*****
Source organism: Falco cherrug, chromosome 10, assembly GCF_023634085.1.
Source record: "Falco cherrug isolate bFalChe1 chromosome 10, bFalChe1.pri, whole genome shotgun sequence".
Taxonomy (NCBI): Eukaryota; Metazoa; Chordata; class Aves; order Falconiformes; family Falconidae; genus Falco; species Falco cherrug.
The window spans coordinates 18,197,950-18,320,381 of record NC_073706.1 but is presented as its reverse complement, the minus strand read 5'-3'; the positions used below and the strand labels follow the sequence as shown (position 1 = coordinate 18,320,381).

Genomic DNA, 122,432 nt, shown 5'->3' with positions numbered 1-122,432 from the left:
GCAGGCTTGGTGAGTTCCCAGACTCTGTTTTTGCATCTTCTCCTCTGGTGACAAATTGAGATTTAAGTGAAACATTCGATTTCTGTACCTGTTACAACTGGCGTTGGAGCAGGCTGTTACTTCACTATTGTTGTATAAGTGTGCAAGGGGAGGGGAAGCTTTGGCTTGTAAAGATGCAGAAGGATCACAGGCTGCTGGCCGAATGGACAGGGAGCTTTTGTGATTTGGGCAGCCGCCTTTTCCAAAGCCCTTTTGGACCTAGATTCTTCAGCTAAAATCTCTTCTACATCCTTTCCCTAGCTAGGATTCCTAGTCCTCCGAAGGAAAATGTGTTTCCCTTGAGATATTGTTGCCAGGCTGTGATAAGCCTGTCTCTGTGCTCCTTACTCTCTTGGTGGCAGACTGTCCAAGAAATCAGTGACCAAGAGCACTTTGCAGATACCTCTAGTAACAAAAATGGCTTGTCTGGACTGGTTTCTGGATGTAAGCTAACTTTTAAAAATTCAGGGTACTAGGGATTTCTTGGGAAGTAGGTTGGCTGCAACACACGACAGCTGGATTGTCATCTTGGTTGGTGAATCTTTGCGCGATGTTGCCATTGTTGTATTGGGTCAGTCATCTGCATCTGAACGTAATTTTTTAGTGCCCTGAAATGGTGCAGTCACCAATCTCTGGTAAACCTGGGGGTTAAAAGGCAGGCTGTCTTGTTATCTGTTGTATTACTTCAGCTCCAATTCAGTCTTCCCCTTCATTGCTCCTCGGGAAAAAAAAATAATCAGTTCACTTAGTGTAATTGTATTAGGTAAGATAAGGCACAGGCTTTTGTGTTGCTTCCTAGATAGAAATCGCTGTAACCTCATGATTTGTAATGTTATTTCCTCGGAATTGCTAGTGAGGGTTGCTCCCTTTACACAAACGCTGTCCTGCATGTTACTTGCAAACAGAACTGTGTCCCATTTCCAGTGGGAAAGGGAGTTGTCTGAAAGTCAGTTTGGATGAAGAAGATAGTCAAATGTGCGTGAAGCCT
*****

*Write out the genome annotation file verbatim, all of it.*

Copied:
Source organism: Falco cherrug, chromosome 10, assembly GCF_023634085.1.
Source record: "Falco cherrug isolate bFalChe1 chromosome 10, bFalChe1.pri, whole genome shotgun sequence".
Taxonomy (NCBI): Eukaryota; Metazoa; Chordata; class Aves; order Falconiformes; family Falconidae; genus Falco; species Falco cherrug.
The window spans coordinates 18,197,950-18,320,381 of record NC_073706.1 but is presented as its reverse complement, the minus strand read 5'-3'; the positions used below and the strand labels follow the sequence as shown (position 1 = coordinate 18,320,381).

Genomic DNA, 122,432 nt, shown 5'->3' with positions numbered 1-122,432 from the left:
GCAGGCTTGGTGAGTTCCCAGACTCTGTTTTTGCATCTTCTCCTCTGGTGACAAATTGAGATTTAAGTGAAACATTCGATTTCTGTACCTGTTACAACTGGCGTTGGAGCAGGCTGTTACTTCACTATTGTTGTATAAGTGTGCAAGGGGAGGGGAAGCTTTGGCTTGTAAAGATGCAGAAGGATCACAGGCTGCTGGCCGAATGGACAGGGAGCTTTTGTGATTTGGGCAGCCGCCTTTTCCAAAGCCCTTTTGGACCTAGATTCTTCAGCTAAAATCTCTTCTACATCCTTTCCCTAGCTAGGATTCCTAGTCCTCCGAAGGAAAATGTGTTTCCCTTGAGATATTGTTGCCAGGCTGTGATAAGCCTGTCTCTGTGCTCCTTACTCTCTTGGTGGCAGACTGTCCAAGAAATCAGTGACCAAGAGCACTTTGCAGATACCTCTAGTAACAAAAATGGCTTGTCTGGACTGGTTTCTGGATGTAAGCTAACTTTTAAAAATTCAGGGTACTAGGGATTTCTTGGGAAGTAGGTTGGCTGCAACACACGACAGCTGGATTGTCATCTTGGTTGGTGAATCTTTGCGCGATGTTGCCATTGTTGTATTGGGTCAGTCATCTGCATCTGAACGTAATTTTTTAGTGCCCTGAAATGGTGCAGTCACCAATCTCTGGTAAACCTGGGGGTTAAAAGGCAGGCTGTCTTGTTATCTGTTGTATTACTTCAGCTCCAATTCAGTCTTCCCCTTCATTGCTCCTCGGGAAAAAAAAATAATCAGTTCACTTAGTGTAATTGTATTAGGTAAGATAAGGCACAGGCTTTTGTGTTGCTTCCTAGATAGAAATCGCTGTAACCTCATGATTTGTAATGTTATTTCCTCGGAATTGCTAGTGAGGGTTGCTCCCTTTACACAAACGCTGTCCTGCATGTTACTTGCAAACAGAACTGTGTCCCATTTCCAGTGGGAAAGGGAGTTGTCTGAAAGTCAGTTTGGATGAAGAAGATAGTCAAATGTGCGTGAAGCCT